Paradoxically, the brand proves to be more fine-tuned than all this overdose of emotion it takes inspiration from. In fact, were it not for its very name which pops up throughout the collection, it would be difficult to isolate Cleats Up Club as a sport-inspired brand. This, however, is the true beauty of Cleats Up Club as the decision to be less literal with its soccer heritage and spirit is what allows the brand to stand apart from all others out there.

For this time around, Cleats Up Club puts forth an expansive collection that showcases its signature minimalistic aesthetic. Limited to white and black pieces with a skull graphic motif, the offering is reminiscent of biker club attire which makes more than perfect sense for a brand directly inspired by classic American style. Ironically despite the recurring skull imagery, the whole collection has this unassuming bravado which works in perfect balance to highlight the quality, craftsmanship, and utmost attention to detail Cleats Up Club prides itself on.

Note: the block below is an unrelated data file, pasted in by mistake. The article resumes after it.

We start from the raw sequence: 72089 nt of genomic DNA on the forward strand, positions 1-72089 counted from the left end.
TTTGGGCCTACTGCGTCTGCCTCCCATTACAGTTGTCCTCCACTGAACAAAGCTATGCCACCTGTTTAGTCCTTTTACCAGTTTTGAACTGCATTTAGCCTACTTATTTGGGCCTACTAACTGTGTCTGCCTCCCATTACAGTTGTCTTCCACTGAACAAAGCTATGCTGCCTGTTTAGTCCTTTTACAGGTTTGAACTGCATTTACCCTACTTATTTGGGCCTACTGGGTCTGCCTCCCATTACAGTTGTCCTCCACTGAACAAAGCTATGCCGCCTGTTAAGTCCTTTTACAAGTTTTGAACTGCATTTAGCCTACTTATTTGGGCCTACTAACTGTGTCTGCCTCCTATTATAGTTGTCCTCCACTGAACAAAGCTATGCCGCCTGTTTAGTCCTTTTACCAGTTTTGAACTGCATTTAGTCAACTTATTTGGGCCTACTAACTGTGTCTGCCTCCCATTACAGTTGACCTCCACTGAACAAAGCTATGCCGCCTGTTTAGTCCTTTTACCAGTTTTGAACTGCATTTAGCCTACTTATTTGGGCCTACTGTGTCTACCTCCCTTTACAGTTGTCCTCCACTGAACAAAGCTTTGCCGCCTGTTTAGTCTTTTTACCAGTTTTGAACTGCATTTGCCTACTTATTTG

As the styling and imagery of its lookbook demonstrate, the Cleats Up collection is a more mature and sophisticated soccer lifestyle offering. As such, the brand gives us no reason to hang our cleats up as through it we have something that transcends the Sunday leagues as well as our love for the game.

The collection is truly something we can take with us everywhere we go so make sure to pick up your favorite pieces here.

Photographers: @carlosquinterosjr and @derekwood
Brand Development: @portlbc (Jim Leatherman) – @ant.info (Anthony Fernandez) – @mandopalacios_ (Mando Palacios)